## Elliott Wave Theory & Ralph Nelson Elliott

Elliott Wave Theory was a discovery of an American accountant, Ralph Nelson Elliott. He believed that it was a common misconception that stock markets, behave randomly and in a chaotic manner. The markets according to him, showed repetitive and recognizable patterns.

In this article, we will attempt to understand the Elliott Wave theory given by R.N. Elliott. We will also cover the relation between Elliott Wave and Fibonacci Retracement and Fibonacci Extension levels. And finally, we are going to explain how you can identify these patterns in order to improve your security analysis.

So, in the early 1930s, he began his in depth analysis of 75 years of stock market data. This data including charts with increments ranging anywhere from yearly to half-hourly.

In August 1938, he published the results of his studies in his book ‘The Wave Principle’. Elliott established that, while stock prices may look unpredictable, they actually have certain recurring patterns, and follow natural laws. He further explained the process to calculate and identify these patterns. R.N. Elliott suggested that stock prices can be measured and predicted using Fibonacci retracement levels.

He isolated 13 patterns of waves (movements) that recur in the market. He then went on naming, defining and illustrating those patterns. Elliott, further explained how these patterns link together with each other to form larger versions of those same patterns. To summarize, the Elliott Wave theory suggests a catalog of price patterns and an explanation of where the waves are likely to occur, in the market.

## The Elliott Wave theory, describes two main kinds of waves:

- Impulsive Waves: Waves 1, 3 & 5 are impulsive waves. ‘Impulse Wave’ is a term used to describe waves that overall move in the direction of the ongoing trend.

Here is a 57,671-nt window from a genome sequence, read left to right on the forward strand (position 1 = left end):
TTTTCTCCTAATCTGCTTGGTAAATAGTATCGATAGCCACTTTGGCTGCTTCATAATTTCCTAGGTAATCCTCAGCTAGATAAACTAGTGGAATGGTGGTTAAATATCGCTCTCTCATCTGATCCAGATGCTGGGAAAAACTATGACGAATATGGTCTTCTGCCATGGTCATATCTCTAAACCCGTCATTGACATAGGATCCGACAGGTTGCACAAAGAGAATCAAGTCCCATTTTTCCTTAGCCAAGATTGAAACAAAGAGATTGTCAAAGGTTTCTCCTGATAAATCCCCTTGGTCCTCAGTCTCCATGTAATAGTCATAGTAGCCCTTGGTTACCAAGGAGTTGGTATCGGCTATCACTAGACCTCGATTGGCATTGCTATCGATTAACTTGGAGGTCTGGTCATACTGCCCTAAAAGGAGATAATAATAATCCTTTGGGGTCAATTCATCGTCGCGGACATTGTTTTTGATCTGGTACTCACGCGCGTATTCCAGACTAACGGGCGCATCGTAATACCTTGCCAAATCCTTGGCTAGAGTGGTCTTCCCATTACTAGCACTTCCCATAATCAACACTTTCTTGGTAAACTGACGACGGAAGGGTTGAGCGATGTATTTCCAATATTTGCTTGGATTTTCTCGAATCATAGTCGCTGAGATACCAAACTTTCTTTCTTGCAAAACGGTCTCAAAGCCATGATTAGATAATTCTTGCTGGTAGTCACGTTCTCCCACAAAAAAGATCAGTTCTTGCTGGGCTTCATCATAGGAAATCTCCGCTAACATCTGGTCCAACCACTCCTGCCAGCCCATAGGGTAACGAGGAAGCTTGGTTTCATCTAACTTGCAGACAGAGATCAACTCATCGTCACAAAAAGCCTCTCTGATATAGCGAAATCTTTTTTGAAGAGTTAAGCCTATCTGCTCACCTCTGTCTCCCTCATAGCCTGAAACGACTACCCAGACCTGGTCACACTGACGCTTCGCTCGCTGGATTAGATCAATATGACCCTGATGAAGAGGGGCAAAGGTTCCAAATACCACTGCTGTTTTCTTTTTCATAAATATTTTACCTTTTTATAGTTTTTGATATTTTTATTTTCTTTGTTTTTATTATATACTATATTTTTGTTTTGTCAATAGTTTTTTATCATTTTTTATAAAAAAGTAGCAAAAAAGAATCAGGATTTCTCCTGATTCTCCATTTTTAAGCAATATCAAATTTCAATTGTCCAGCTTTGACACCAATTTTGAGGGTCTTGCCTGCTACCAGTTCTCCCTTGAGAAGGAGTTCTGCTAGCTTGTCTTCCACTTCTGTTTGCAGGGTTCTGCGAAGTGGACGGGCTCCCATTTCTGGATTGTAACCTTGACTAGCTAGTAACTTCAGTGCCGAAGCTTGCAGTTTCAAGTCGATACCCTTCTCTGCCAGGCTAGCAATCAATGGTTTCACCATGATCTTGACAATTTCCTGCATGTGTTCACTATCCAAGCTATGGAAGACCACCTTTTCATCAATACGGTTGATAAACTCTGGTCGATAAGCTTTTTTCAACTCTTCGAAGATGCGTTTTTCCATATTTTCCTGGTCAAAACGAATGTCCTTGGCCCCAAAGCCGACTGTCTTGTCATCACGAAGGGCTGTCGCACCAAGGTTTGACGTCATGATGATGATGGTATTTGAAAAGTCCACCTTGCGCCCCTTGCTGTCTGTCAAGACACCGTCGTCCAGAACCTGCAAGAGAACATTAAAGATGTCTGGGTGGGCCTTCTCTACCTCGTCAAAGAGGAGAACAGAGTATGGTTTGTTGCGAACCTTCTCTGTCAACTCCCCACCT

- Corrective Waves: Waves 2 & 4 are corrective waves. ‘Corrective Waves’ is a term used to describe waves that overall move against the direction of the ongoing trend.

## Elliott Wave and Fibonacci Retracement Levels

Probably, the most fascinating part of the Elliott Wave Theory is its relation with Fibonacci Retracement Levels. According to the Elliott Wave theory, markets unfold in sequences of five and three waves, the number of waves that exist in the stock market's patterns reflects the Fibonacci sequence of numbers (1, 1, 2, 3, 5, 8, 13, 21, 34, 55, 89...).

What you, as a trader or an investor need to follow is Fibonacci retracement levels. Use Fibonacci numbers at all retracements you see i.e. 23.6%, 38.2%, 50%, 61.8% and 78.6%.

What the Elliott Wave Principle says, then, is that the progress of the market doesn’t occur in a straight line, or randomly or cyclically. We all as traders know that when the stock price goes up, it is going come down sooner or later. In fact, progress takes place in a ‘three steps forward, two steps backward’ pattern. The Elliott Wave theory shows that the periods of setback, in fact, are essential for overall progress.

## The concept of an Elliott Wave Fibonacci cluster combines two popular technical analysis tools: Elliott Wave Theory and Fibonacci retracement levels.

Elliott Wave Theory is a method of analyzing financial markets that proposes that prices move in predictable patterns or waves. According to this theory, market movements are a result of collective investor psychology and sentiment. The theory suggests that these market movements can be divided into impulsive waves and corrective waves, forming a repeating pattern of five waves in the direction of the primary trend, followed by three waves in the opposite direction..

Fibonacci retracement levels, on the other hand, are based on the Fibonacci sequence, a mathematical sequence in which each number is the sum of the two preceding ones. In financial analysis, Fibonacci retracement levels are horizontal lines drawn on a price chart to indicate potential support and resistance levels. These levels are based on ratios derived from the Fibonacci sequence, such as 38.2%, 50%, and 61.8%.

A Fibonacci cluster in Elliott Wave analysis refers to a confluence of Fibonacci retracement levels that coincide with key Elliott Wave levels. Traders and analysts look for clusters where multiple Fibonacci retracement levels align with key Elliott Wave levels, such as wave tops, wave bottoms, or wave extensions. These clusters are believed to act as strong levels of support or resistance, indicating potential reversal or continuation points in the market.

By combining the principles of Elliott Wave Theory and Fibonacci retracement levels, traders attempt to identify high-probability trade setups and make more informed decisions about market trends and price reversals. However, it's important to note that Elliott Wave analysis and Fibonacci retracement levels are subjective tools and should be used in conjunction with other technical and fundamental analysis methods for comprehensive market analysis.

## Elliott Wave Theory & Ralph Nelson Elliott